[fpc-pascal] Windows programming tutorials for FPC

Santiago A. svaa at ciberpiula.net
Mon Nov 12 13:05:08 CET 2018

El 02/11/18 a las 11:13, James escribió:
> I've been programming for decades with Pascal, starting with Turbo Pascal, and for a few years now with Freepascal, and even wrote really complicated console windows programs with Freepascal that do windows function calls... But now I find that I would like to write a few windows GUI programs,  and well... I'm clueless... I never learned windows GUI programming and don't have a clue about how it's done, it's always been faster and easier to just keep doing what I already understand, but now I have a few applications to write what would be much better suited to a native windows application, so,   I am wondering if there are any tutorials out there, hopefully specific to Freepascal and/or Lazarus.  I need really basic stuff like how to open a message box, or how to use windows file open, or save-as dialog boxes.. etc.. even a hello world tutorial would be helpful... ok, so ZERO windows programming experience here...   Any advice on where to start?
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Tutorials? well, that is funny. Usually there are many tutorials the 
other way around, that is, young guys that master GUI and must learn 
real programming to go further.

I know where you are, because I was there many years ago when I moved 
from DOS programming to windows programming. Someone has posted that 
programming is programming, no matter GUI or not GUI. Well, yes and no. 
You must change your paradigm a little. I suggest you to try Lazarus.

Besides tutorials  and howtos people have posted, let me tell you how I 
changed my point of view. Hope it helps you, but I don't expect much, 
everybody has his own epiphany ;-).

I started to stop seeing programs as a lineal process. I saw it more 
like an iceberg, where the window you see in the GUI is the tip, 
whenever you e.i. click a button, the program goes down, gets results 
and returns to the tip.

In console programs, you read data one by by one, a prompt and stop 
expecting an input. If the input data is wrong you ask it again. 
Creating a window with many data allowing the user is complicated, you 
must control cursor keys etc, special keys to submit the full form etc, 
you must inspect keys pressed by user in a loop. That is the "easy" part 
in GUI, using a RAD you create the window in design time, you write the 
prompts for data, the font, the position the size, the colors, the 
order,  initial values etc, you run de program, and there it is.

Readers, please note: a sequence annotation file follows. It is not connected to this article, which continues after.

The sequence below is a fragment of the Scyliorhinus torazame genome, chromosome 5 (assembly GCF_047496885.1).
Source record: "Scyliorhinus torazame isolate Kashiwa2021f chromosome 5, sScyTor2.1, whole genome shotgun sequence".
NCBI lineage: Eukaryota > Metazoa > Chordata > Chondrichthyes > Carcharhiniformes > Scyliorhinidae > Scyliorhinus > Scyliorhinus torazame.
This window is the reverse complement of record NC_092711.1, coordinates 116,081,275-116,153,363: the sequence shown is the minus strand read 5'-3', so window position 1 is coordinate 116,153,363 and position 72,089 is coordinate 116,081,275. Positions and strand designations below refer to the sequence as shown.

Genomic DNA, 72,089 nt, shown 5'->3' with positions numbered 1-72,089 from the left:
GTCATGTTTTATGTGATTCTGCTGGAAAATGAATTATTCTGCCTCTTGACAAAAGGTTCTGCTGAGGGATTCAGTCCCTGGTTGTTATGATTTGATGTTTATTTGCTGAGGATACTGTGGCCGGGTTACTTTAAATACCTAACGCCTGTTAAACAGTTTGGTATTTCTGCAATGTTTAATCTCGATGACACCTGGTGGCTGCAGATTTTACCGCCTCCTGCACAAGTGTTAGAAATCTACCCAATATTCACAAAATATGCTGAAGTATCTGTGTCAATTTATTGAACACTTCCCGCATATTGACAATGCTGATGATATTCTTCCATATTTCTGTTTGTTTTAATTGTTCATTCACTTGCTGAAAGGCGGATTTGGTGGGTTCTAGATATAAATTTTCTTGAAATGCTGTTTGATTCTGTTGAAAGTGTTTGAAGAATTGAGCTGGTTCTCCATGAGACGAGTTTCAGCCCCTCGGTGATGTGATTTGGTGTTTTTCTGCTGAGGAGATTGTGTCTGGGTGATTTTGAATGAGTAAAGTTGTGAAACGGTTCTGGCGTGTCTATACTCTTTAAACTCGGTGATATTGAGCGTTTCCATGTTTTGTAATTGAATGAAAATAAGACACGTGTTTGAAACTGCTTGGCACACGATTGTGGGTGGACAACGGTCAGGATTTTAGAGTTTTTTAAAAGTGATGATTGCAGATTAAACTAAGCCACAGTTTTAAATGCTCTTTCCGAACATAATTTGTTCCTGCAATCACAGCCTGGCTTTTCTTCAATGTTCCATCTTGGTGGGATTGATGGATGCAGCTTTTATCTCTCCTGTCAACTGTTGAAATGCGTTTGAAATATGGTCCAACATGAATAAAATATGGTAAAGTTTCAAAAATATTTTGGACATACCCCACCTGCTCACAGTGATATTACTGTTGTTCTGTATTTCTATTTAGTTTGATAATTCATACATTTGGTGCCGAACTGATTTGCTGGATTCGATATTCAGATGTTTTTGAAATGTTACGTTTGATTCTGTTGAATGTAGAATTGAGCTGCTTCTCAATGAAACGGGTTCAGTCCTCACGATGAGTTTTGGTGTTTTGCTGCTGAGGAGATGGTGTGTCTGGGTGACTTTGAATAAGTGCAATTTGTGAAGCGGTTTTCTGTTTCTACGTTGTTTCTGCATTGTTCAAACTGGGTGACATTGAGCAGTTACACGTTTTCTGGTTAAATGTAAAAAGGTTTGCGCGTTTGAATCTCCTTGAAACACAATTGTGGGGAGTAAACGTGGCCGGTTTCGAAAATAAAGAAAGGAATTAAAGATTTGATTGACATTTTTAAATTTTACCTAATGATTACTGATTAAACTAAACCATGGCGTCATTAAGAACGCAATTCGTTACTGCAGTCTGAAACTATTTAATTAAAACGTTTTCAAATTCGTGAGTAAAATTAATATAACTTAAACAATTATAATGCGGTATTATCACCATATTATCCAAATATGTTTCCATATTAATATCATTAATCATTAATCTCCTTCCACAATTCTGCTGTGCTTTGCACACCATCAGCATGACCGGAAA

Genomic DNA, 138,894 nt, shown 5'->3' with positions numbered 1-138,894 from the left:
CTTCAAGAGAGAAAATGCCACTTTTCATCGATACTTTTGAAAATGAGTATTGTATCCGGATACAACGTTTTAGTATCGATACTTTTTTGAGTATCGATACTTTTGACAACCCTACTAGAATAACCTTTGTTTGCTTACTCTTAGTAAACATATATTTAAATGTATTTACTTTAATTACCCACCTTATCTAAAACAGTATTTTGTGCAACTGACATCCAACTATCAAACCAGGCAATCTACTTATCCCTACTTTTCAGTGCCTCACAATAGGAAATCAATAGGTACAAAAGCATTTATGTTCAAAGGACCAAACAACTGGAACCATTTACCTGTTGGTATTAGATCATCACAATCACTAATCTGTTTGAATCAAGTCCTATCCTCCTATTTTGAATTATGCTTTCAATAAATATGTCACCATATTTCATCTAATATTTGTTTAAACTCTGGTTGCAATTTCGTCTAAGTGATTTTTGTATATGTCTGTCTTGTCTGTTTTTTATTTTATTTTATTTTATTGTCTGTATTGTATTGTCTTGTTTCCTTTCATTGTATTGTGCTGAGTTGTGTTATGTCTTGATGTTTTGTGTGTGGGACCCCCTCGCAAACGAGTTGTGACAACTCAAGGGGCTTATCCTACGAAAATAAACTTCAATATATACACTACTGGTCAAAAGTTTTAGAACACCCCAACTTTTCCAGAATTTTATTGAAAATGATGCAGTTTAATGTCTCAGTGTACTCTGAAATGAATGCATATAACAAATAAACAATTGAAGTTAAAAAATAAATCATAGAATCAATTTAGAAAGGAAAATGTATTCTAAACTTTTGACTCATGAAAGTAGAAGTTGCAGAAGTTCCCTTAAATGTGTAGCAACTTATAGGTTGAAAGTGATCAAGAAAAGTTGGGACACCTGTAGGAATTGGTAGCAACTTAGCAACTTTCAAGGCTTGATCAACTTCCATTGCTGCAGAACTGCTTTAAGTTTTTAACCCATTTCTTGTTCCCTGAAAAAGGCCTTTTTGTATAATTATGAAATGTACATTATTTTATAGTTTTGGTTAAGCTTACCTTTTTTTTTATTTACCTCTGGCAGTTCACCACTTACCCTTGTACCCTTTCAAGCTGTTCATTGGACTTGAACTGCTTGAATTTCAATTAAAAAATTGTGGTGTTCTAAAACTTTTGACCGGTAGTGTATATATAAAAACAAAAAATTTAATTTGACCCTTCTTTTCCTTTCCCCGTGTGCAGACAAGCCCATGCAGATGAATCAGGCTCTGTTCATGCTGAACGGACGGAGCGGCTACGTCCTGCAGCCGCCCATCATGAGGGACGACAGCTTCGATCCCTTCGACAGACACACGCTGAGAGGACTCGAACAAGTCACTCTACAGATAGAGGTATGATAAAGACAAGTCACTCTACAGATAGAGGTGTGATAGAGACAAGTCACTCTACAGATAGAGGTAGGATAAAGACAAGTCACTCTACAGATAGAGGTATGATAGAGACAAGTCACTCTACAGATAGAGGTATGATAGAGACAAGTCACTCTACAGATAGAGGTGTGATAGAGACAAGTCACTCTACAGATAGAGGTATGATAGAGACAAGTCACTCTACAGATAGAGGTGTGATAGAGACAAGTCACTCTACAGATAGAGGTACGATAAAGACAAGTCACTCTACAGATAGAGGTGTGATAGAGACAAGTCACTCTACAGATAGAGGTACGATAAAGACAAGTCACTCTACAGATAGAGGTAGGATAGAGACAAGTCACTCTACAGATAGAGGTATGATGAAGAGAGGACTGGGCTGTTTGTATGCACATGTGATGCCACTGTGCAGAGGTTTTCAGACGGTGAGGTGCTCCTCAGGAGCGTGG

(Paradoxically the more you work with GUI,  the more you do in run time 
and the less in design time). The GUI is composed by a window and 
controls, that are anything on the window, a button, a text written, a 
bevel, a box, a check box, a menu,a progress bar, a date prompt... and 
hundreds of different controls.

The GUI programming is event driver. That is, the program, the windows, 
sits there doing nothing, and reacts to what user does. The user clicks 
a button, then the  program performs what it is expected to do and 
returns to wait for a user action. That applies to user clicking a 
button, or moving the mouse, or typing a key, or even moving a window. 
Usually every control has some events, a button a "onClick" event, an 
edit box  a "on selected text", and some controls, like a label, may not 
have events. The question is that many events are irrelevant to you, the 
GUI takes care of them, i.e., you press the key TAB and GUI moves to 
other control and you needn't to write a line of code. Or a check box, 
when clicked it toggles from checked to not checked for you etc. The GUI 
does a bunch of UI things for you. When you want the program to respond 
to an event as you want, you create a function and associate it with 
that event.

The even effect is accomplished with a queue of messages. That is, when 
user click a button, a message is sent to queue, the loop waiting for 
messages picks the message from the queue and then executes the action 
associated with the click event. Usually you don't have to worry about 
this, it is transparent to you. But it is important to understand that 
if your event takes a long time, the full GUI will be irresponsive until 
it finish, all effects in the GUI are messages in the queue and until it 
picks the next messages, nothing happens it is frozen. So, in long 
process, you may disable things in the window, to inform the user he 
can't do anything, and while doing real work tell the GUI to process 
pending messages, so the user doesn't think the program is frozen. You 
can also update the window to show progress, but you also must say GUI 
to process messages queue, because you updates are just messages to the 

A RAD like Lazarus, creates a form, a window, and lets you drop 
controls, resize them easily, change some properties, etc. The RAD show 
you the events each control has, when you click them, it creates am 
empty function and brings to front the editor to let you write the real 

It is an over simplification, but hope it has helped a little. But well, 
as I said, everybody has his own epiphany. Good luck


Santiago A.

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